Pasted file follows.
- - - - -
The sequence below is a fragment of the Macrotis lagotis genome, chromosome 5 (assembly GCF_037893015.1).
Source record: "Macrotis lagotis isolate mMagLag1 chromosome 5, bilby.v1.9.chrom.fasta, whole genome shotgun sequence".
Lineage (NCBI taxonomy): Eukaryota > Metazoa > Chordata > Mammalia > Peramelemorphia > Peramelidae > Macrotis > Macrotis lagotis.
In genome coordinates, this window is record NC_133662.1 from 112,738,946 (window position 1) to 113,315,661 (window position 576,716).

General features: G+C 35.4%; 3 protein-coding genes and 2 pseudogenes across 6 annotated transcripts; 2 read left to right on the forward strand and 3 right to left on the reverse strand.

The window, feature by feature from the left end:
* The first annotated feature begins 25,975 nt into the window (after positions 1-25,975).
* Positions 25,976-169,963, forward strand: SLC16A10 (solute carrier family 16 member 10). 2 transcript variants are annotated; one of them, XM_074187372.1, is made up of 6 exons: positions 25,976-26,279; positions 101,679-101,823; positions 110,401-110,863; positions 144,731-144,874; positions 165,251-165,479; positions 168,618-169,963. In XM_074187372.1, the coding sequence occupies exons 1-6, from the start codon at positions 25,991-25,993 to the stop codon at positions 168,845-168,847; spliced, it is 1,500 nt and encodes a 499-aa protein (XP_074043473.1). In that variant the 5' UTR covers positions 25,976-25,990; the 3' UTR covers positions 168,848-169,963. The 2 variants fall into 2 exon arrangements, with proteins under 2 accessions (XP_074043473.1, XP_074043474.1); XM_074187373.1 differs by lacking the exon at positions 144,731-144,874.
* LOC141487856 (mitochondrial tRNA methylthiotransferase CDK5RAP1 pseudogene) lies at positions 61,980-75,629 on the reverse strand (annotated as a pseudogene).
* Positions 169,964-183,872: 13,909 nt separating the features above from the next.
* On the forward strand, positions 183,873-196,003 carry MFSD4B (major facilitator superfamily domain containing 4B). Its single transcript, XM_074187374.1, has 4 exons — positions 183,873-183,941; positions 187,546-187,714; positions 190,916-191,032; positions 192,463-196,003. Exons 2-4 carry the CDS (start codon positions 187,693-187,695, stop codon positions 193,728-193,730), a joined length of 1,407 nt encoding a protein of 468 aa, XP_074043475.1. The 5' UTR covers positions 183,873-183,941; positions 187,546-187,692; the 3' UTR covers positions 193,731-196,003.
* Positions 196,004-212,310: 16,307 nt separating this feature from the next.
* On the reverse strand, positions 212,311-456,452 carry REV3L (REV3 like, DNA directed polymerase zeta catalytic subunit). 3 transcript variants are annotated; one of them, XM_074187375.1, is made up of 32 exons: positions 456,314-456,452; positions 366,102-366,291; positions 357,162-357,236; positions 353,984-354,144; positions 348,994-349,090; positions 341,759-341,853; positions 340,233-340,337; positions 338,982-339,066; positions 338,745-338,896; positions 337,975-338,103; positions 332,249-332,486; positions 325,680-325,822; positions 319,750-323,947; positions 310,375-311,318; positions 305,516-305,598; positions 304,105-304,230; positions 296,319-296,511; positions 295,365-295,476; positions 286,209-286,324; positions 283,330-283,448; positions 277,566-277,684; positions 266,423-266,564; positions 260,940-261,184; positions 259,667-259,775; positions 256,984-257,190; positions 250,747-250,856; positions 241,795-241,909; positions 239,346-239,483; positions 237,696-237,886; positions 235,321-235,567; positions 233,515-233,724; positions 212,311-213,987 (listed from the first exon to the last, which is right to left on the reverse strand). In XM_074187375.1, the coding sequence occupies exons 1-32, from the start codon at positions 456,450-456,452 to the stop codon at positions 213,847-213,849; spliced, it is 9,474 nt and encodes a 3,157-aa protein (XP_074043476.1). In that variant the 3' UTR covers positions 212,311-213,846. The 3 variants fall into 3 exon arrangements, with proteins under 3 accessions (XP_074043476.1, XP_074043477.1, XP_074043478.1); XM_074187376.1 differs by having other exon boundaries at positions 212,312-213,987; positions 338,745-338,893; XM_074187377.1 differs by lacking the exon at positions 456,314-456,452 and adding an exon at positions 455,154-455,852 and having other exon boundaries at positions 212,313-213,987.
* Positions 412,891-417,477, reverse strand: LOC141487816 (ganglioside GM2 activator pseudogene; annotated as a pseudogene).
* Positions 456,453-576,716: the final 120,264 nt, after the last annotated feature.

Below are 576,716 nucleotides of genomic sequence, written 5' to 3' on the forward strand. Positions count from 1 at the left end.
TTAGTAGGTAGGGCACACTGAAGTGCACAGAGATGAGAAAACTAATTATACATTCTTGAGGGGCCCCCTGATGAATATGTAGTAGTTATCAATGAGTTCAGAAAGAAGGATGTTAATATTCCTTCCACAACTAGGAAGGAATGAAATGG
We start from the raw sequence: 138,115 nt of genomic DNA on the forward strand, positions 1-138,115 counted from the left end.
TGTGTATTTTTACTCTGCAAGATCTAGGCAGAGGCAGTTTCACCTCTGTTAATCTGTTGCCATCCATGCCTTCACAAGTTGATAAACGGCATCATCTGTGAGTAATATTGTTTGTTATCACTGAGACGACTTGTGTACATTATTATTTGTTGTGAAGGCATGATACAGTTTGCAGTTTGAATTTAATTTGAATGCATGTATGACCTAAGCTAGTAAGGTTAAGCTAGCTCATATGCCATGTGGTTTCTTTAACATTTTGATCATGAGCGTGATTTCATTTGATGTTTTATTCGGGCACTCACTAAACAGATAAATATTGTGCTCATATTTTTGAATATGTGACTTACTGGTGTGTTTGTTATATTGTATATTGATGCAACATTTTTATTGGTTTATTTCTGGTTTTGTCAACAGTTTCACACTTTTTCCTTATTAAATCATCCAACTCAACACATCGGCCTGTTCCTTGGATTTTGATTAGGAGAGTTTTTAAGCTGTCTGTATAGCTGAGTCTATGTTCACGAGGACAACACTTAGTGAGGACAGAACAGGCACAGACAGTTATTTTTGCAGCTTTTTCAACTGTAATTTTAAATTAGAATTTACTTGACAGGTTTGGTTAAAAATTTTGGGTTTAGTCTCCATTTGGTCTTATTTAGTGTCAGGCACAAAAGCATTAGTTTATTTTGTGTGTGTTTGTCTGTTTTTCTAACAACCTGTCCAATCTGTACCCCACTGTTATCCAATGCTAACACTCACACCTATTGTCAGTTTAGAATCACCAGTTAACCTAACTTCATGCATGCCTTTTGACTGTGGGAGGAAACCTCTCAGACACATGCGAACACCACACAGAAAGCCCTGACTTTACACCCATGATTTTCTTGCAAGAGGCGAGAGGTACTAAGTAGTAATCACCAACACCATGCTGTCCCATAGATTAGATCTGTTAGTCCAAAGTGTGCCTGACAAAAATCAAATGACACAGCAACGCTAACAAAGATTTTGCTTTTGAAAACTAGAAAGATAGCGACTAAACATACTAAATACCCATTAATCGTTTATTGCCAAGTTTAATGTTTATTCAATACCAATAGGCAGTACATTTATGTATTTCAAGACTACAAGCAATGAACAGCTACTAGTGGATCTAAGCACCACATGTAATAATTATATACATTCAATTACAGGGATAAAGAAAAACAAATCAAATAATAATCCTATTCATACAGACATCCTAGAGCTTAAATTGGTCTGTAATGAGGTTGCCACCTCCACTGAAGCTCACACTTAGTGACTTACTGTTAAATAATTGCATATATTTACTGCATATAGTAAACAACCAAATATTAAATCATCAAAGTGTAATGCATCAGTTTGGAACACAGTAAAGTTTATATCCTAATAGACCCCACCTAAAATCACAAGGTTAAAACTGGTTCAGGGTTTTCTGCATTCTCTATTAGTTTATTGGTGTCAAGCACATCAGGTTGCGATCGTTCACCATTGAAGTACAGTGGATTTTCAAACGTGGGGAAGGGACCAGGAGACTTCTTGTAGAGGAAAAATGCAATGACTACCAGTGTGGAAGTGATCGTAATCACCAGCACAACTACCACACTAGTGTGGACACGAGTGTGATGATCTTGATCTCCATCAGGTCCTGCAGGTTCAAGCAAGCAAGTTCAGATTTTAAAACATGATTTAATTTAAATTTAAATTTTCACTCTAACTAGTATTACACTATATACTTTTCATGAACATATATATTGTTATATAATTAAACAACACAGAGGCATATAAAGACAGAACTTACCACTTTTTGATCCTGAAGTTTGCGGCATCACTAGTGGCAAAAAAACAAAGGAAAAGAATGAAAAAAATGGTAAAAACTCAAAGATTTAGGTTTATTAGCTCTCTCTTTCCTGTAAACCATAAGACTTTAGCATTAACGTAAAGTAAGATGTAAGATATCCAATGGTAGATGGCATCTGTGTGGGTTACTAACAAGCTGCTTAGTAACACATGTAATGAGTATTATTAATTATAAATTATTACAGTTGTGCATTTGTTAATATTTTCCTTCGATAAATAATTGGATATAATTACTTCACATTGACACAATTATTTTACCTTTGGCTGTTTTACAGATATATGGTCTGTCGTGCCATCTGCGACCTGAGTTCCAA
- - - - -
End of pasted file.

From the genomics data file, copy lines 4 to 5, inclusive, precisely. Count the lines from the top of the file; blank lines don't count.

In genome coordinates, this window is record NC_133662.1 from 112,738,946 (window position 1) to 113,315,661 (window position 576,716).

General features: G+C 35.4%; 3 protein-coding genes and 2 pseudogenes across 6 annotated transcripts; 2 read left to right on the forward strand and 3 right to left on the reverse strand.